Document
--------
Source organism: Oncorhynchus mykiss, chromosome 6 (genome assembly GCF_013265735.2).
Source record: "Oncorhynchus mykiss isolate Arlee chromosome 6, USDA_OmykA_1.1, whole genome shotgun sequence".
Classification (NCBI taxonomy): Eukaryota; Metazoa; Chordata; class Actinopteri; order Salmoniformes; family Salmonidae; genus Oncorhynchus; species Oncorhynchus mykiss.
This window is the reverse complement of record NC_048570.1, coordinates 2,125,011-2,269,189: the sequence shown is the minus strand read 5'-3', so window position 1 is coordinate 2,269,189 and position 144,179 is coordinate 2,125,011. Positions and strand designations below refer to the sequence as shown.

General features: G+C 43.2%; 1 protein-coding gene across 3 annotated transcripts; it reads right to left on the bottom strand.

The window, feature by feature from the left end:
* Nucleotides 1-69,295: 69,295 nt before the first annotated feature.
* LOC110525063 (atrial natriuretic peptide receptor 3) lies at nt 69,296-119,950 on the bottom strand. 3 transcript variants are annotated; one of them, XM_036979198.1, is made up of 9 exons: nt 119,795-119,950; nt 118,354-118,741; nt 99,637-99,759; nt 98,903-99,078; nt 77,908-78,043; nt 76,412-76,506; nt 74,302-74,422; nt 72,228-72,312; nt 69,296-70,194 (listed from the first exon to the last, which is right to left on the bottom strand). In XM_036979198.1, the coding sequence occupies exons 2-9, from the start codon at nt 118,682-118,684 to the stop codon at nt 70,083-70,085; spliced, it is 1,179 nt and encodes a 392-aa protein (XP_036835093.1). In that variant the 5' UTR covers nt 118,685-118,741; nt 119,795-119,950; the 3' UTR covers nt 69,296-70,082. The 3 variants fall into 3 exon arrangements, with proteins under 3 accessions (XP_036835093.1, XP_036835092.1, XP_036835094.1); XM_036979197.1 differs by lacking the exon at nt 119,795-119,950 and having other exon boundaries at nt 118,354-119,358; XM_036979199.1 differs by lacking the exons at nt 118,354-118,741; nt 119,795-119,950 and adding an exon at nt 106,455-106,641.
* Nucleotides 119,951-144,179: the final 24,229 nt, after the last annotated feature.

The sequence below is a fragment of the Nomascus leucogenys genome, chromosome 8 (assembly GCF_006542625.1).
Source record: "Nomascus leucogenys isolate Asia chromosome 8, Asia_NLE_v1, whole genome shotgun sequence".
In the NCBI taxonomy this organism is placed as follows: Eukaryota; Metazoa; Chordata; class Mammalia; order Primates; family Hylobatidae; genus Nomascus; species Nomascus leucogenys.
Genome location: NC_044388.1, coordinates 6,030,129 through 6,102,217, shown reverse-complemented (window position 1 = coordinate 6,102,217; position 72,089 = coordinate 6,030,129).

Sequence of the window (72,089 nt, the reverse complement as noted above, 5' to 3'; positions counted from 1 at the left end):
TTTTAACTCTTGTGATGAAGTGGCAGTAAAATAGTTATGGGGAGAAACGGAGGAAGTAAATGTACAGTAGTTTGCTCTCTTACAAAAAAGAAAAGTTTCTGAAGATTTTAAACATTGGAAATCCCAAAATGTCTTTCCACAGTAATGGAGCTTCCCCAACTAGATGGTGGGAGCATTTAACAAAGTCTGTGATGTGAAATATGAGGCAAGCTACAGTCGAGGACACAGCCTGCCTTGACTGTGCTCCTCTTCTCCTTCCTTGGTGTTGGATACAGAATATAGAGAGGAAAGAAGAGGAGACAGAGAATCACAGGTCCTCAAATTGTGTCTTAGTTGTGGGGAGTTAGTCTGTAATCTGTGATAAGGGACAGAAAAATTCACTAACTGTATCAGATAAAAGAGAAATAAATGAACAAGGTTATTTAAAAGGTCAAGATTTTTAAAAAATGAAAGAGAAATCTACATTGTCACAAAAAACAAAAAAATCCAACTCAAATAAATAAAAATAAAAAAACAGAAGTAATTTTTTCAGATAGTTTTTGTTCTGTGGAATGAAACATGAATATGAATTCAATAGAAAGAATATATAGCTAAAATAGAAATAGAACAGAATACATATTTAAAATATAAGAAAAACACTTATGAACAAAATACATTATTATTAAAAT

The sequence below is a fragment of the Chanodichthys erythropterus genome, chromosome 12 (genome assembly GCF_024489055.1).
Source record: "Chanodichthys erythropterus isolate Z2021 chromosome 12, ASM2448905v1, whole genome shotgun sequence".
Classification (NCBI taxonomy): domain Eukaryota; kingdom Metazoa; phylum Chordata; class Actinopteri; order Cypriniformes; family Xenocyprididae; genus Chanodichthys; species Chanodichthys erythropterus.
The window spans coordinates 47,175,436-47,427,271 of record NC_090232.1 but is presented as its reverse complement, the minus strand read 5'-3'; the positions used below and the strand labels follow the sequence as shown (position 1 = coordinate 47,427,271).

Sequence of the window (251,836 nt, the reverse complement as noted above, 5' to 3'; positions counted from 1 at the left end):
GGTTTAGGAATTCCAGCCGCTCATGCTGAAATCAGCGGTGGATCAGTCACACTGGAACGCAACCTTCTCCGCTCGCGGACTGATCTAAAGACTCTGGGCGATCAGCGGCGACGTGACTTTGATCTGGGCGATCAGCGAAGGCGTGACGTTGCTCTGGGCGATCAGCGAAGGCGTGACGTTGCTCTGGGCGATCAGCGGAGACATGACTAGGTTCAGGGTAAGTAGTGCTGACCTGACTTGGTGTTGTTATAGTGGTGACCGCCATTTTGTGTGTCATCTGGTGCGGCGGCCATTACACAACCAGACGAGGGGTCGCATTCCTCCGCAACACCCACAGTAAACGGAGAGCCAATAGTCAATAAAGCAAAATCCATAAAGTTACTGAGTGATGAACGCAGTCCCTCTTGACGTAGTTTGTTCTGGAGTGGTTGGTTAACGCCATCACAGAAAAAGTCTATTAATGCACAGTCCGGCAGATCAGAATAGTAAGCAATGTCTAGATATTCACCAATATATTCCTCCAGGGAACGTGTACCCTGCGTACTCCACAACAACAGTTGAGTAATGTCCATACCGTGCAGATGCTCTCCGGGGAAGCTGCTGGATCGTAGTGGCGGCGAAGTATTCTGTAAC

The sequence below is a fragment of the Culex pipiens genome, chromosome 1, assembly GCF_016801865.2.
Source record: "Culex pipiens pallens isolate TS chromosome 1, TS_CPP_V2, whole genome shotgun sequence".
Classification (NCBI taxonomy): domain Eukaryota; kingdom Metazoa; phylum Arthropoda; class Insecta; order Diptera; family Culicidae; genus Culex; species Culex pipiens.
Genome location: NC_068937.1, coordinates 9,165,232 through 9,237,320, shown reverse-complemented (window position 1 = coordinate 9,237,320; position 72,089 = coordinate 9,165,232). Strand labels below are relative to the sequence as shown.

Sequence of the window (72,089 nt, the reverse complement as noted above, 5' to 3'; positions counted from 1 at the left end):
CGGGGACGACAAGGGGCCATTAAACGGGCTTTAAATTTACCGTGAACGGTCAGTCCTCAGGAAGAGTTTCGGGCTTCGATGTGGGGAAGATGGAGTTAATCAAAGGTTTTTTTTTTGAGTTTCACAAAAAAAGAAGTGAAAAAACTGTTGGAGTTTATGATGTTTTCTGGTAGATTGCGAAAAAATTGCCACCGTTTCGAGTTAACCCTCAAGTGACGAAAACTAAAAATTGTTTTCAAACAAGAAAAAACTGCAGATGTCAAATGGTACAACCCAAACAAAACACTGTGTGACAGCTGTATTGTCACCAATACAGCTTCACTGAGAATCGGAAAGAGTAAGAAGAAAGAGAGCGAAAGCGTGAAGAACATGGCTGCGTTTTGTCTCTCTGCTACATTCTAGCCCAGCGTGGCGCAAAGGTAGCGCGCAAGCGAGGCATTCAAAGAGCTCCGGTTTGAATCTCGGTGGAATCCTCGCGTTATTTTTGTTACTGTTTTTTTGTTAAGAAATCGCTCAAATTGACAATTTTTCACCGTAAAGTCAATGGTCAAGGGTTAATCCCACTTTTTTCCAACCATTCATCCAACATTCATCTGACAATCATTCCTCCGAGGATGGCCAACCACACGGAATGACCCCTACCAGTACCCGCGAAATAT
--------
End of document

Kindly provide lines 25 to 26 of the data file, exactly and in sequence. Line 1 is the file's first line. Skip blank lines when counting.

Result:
Genome location: NC_068937.1, coordinates 9,165,232 through 9,237,320, shown reverse-complemented (window position 1 = coordinate 9,237,320; position 72,089 = coordinate 9,165,232). Strand labels below are relative to the sequence as shown.

Sequence of the window (72,089 nt, the reverse complement as noted above, 5' to 3'; positions counted from 1 at the left end):